The Perils Of Funding And The Tyranny Of Scale

Heiner Goebbels giving his Keynote at TDS10I’ve just listened to an awesome keynote speech at Talent Development Symposium by Heiner Goebbels, in which he highlighted the creative attrition (my phrase) in the way that the structures around arts facilitation (education, production and funding) work.

One example he gave was that of modern orchestral work being commissioned purely to justify the existence of orchestras, not as an artistically-driven medium. The thought that modern composers would be writing for that combination of instruments being dismissed as nonsense.

Which raises the conflicting roles of expedient funding models (where the funding is on a body of performers for whom work is them commissioned to keep them in work, reliant on a perculiar circular self-justification ethos) vs ‘pure’ artistic facilitation, which may actually be a logistics/cost-reduction role to help art happen where there is no money, especially art that may or may not be ‘successful’, but which requires resourcing to even prototype…

It seems that funding is both a facilitator and a cultural prison to those who end up seeing it as the only way of making things happen. I see it all the time with musicians who still think that making an album is going to cost them a minimum of £10-15,000 because they see record labels as *the only* funding method that can work, and thus buy into the economic framework that the labels themselves exist within.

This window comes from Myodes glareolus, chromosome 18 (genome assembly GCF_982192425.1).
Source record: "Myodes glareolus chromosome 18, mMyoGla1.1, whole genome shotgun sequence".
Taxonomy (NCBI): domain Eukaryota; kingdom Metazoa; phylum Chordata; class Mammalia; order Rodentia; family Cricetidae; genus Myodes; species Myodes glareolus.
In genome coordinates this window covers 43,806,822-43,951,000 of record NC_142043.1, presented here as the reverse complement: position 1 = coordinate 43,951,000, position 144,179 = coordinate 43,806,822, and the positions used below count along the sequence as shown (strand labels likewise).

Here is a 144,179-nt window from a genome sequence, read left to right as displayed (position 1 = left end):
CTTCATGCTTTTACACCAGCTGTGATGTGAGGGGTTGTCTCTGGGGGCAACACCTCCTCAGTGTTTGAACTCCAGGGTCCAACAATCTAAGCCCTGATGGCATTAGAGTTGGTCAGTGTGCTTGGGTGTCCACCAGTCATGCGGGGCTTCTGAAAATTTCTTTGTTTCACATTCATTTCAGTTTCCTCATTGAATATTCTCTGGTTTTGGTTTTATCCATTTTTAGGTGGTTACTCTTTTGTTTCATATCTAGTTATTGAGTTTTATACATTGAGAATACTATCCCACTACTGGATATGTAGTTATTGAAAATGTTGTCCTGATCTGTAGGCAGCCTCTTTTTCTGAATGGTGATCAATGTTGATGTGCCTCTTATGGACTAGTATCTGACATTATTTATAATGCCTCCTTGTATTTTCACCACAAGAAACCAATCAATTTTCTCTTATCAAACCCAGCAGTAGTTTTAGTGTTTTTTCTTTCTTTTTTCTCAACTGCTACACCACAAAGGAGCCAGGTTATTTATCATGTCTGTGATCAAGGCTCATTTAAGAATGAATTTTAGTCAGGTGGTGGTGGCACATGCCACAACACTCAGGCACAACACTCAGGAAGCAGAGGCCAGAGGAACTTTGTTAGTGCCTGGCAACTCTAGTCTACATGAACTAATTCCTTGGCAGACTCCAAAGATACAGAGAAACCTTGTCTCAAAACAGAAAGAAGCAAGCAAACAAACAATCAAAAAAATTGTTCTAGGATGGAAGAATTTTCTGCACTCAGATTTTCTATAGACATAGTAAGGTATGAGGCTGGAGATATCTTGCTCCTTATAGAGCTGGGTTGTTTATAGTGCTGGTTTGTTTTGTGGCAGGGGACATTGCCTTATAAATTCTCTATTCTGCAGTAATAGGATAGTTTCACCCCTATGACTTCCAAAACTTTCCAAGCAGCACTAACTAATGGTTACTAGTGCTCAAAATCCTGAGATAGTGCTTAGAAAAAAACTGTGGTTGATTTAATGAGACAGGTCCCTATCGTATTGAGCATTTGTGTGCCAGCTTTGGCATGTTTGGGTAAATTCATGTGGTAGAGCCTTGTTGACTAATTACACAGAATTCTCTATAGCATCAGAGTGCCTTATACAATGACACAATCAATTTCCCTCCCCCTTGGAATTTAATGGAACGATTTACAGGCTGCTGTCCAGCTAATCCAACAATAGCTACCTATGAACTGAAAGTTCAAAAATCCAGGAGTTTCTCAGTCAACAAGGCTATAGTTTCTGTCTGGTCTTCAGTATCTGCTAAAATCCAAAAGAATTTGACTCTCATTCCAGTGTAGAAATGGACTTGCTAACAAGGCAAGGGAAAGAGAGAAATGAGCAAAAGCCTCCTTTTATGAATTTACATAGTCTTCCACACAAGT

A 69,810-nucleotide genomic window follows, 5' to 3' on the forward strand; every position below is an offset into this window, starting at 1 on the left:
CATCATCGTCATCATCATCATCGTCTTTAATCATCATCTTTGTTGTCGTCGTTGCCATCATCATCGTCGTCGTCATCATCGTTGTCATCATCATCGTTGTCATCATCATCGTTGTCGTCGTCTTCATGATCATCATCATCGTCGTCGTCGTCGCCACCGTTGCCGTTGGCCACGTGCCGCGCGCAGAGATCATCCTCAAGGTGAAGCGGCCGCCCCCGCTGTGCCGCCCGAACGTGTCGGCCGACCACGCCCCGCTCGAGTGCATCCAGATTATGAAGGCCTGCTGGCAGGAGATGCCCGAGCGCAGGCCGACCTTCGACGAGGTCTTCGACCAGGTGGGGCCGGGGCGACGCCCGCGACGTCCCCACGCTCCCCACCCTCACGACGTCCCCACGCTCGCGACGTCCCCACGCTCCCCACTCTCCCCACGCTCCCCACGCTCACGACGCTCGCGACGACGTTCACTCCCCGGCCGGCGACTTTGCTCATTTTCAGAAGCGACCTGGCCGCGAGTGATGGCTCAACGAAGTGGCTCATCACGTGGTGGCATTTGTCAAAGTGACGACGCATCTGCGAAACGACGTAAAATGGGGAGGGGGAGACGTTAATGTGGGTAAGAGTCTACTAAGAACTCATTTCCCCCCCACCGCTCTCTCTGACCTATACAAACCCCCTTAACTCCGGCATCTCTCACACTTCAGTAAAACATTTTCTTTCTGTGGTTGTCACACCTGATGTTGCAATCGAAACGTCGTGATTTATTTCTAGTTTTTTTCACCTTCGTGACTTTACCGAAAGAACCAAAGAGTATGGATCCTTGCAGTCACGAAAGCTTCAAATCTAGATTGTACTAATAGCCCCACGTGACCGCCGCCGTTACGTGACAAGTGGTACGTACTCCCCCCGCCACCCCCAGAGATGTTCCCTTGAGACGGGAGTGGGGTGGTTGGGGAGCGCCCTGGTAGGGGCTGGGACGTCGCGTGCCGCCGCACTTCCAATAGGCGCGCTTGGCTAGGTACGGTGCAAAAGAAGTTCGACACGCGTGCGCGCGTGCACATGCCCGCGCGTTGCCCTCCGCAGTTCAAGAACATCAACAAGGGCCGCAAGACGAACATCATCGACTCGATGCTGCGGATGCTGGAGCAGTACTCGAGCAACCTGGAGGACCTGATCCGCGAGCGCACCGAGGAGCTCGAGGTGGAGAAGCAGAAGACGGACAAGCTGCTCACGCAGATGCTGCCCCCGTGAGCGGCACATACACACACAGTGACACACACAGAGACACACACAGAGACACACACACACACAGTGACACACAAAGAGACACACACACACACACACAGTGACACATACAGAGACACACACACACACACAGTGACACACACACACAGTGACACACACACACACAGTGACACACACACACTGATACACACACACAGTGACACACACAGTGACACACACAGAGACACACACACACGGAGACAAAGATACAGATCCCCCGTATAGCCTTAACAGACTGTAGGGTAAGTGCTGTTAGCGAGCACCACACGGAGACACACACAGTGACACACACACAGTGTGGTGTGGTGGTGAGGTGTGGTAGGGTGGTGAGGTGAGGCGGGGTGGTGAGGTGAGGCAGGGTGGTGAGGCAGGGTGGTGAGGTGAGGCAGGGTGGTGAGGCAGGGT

The problem is going to be even larger in artistic disciplines that require even more people, space, resources - Opera, Theatre – and therefor end up with even larger institutions (organisational or venue-based) governing the allocation of funding and resources.

There is, it seems, an inherent ‘tyranny of scale’ that needs overcoming. The larger the body, the greater the abstract potential they have to make big things happen, but the harder it is for them to be granular in locating, understanding and resourcing real creativity and value, and also to provide guidance in how to spend less. Sometimes, just acknowledging it will help us start to see disruptive ways round it.


So, what kind of new models, or tiered commissioning, funding, training and resourcing can we come up with that both recognise the need for some huge cultural arts projects to be resourced by those big structures, but also the desperate need for agile, devolved decision making in helping much smaller, progressive projects where the return on investment is MUCH harder to predict ahead of time?

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